A similar shot was made with the ship this time landed on Batuu, the Theme Park planet, or a similar location, where freshly recruited troops are boarding.
For these boarding shots, the cargo hold is lit up with a simple trick: because there is one door on each side, I simply opened the opposite door, slid a smartphone with a bright bluish light. Sadly, as explained earlier, the front cockpit window is not transparent, so I created lighting emerging from within using post-editing in Photoshop.
I provide here another way to light up the cargo hold from the top with the smartphone lying flat on top of the ship, after removing the top panel; this will light up the minifigures much better.
To avoid having the smartphone in your shot, take two shots, with and without it. A simple composite masking of the two shots in Photoshop will take care of it (yes, I sometimes cheat…)
One aspect I wanted to improve for these shots is the slope of the boarding ramp.
What we see from the Galaxy’s Edge attraction is a ramp that is essentially flat; this is probably because this attraction welcomes attendees in any condition (in wheelchairs, to be clear). The LEGO set does replicate this nicely, but to shoot boarding scenes I like to have some element of action.
The designers (both from Disney and TLG) will hopefully forgive me for raising their ship on 2×2 round elements (kept untouched on purpose in the above pictures). I was happier with how the ramp looked then. Shooting at an angle will amplify this, of course, as shown below.
And if you do not like blue as interior lighting, yellow is also an option. 😉 Here, a shot that mimics Han Solo shooting back at stormtroopers from the hatch door of his Millennium Falcon: Vi Moradi tells her fellow crew to board in while she shoots at unseen foes.
The next series of shots were meant to show the ship actually doing what a ship is meant for: flying.
To achieve this, I simply piled up bricks underneath and it stayed nicely in place without any risk of falling. In those shots, lighting comes from that bright spot behind a black matte sheet of paper, simulating a sun of some sort.
The bluish hale from the planet comes from a low spot. Of course the glow from the thrust engines, the stars and the planet (a depiction of Batuu, the planet from the theme park) were added in post-editing.
I made two versions of the shot with the ship flying forward: one flying past the planet and one mimicking the Tantive IV flying over Tatooine, just seconds before being attacked and swallowed by Darth Vader’s Star Destroyer. Hint hint.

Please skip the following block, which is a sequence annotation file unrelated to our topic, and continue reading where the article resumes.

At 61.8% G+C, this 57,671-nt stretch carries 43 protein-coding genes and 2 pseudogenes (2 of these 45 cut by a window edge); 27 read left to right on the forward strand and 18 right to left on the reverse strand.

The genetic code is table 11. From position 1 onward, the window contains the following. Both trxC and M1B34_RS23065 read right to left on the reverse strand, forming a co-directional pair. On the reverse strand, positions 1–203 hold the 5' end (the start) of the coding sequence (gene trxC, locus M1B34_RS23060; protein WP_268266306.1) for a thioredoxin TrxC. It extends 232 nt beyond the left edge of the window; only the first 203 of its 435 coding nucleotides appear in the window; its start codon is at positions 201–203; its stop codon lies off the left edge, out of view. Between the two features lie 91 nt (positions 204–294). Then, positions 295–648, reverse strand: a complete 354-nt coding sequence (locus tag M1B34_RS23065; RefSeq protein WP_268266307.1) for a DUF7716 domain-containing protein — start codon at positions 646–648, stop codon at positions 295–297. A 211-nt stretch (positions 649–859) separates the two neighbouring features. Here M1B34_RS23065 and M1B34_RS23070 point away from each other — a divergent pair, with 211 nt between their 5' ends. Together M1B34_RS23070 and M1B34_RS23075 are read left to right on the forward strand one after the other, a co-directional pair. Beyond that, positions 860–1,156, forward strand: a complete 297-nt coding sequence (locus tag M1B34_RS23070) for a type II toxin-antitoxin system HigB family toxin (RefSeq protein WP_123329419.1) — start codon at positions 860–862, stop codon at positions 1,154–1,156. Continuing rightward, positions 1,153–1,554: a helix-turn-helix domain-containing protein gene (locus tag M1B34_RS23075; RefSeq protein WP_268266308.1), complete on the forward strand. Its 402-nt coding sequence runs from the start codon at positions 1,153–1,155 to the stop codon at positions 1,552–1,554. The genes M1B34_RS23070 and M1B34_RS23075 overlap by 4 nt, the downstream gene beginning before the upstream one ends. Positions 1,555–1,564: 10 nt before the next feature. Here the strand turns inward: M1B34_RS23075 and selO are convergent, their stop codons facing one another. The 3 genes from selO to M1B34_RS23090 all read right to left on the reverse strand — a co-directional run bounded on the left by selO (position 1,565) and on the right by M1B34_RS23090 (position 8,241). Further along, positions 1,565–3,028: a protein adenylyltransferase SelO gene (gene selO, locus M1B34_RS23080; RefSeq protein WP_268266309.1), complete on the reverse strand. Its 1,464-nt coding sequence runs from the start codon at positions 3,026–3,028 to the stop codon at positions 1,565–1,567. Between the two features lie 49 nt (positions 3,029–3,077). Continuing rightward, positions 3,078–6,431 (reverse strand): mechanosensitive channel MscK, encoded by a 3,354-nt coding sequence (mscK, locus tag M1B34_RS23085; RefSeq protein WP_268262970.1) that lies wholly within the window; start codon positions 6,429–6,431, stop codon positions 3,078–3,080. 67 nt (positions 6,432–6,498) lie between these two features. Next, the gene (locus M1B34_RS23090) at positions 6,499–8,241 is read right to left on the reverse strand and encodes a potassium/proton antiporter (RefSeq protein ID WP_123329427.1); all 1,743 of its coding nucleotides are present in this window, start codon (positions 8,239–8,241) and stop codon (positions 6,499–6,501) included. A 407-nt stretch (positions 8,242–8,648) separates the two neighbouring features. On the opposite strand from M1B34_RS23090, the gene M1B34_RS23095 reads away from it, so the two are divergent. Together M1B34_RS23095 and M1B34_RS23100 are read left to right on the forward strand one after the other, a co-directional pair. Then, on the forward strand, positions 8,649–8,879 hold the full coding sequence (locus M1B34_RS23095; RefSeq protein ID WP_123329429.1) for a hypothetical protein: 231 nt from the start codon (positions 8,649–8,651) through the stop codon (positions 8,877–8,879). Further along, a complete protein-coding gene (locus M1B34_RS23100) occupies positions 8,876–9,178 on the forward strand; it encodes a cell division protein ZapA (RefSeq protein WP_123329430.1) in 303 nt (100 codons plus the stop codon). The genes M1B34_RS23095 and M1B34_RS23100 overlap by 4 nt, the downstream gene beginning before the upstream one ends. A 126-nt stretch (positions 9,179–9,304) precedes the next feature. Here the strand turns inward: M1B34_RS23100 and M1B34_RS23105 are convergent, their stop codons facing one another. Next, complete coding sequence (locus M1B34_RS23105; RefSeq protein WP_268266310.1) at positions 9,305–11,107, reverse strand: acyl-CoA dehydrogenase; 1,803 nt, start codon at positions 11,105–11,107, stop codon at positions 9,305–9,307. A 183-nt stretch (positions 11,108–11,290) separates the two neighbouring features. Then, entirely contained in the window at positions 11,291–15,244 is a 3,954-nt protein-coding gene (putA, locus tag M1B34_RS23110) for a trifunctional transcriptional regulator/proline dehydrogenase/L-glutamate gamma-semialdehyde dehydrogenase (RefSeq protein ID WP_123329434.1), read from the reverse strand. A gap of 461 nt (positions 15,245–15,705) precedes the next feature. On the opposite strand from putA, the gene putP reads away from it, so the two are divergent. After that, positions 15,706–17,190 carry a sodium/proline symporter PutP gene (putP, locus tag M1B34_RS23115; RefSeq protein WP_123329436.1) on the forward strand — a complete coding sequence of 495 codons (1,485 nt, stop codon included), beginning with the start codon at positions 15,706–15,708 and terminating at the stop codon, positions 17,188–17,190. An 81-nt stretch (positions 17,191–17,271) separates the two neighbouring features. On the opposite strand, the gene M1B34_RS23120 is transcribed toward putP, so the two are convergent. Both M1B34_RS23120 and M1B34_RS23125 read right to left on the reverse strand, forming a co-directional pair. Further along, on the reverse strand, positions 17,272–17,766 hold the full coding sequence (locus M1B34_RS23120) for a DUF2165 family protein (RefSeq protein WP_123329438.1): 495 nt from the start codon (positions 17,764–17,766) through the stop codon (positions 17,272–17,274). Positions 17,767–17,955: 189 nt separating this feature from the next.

The final shot is meant to replicate what happens in the theme park attraction: Resistance agents and recruits escaping the First Order troops (and the evil, tormented poor soul, Kylo Ren) in the Star Destroyer hallways and fleeing to the nearest escape pods.
Of course, this in reality is done by park attendees sitting on magnetic carts piloted by the black R5 astromech droids, but it looked more fun to have Lieutenant Bek, a Mon Calamari officer, actually running for his life. Those Mon Calamari guys were always seen onscreen sitting, so they need some action, right? Such lazy guys…
Before we conclude, the hard facts: the Resistance I-TS Transport 75293 is US$99.99/139.99$CAD/99.99Euros and has 932 pieces and 4 minifigures.
The set comes as a Galaxy’s Edge Exclusive to LEGO Stores, Target USA and Toy R Us Canada. It will probably remain so, unlike the rest of the sets that start off as D2C exclusives but are available everywhere after two months. This means, do not expect to see the price drop from the actual LEGO price tag.
If you want it, but are let down by the price, my advice is to try to benefit from Double VIP points when shopping at LEGO Direct. Or wait for a Gift-With-Purchase.
If you need a Rebel/Resistance troop transport ship in your collection, this one is a must, so do not wait until it gets pulled out from the line-up.
I really like this set a lot, and honestly it is one of my favorites from the Star Wars line-up this year. It offers a large array of photographic opportunities that are not typically present for the typical “fighter” ships: troop boarding and inside shots are indeed only possible when at least some space exists to stand minifigures.
This model does have size constraints due to its price range, it is indeed smaller than the real-life version is, but it does offer something rare in the Rebel/Resistance line-up. It is also very robust and compact enough to allow for easier support setups than the recent Tantive IV set when replicating in-flight pictures. Add to that the exclusive minifigures, for Star Wars fans it makes for a nice addition of a unique and brand-new looking ship.
This review was of course focused on the phographic experience of the set, and how to exploit it. For the building experience, my best advice is to try it out yourselves. I believe you will not regret it, this set is more than just the exclusive minifigures!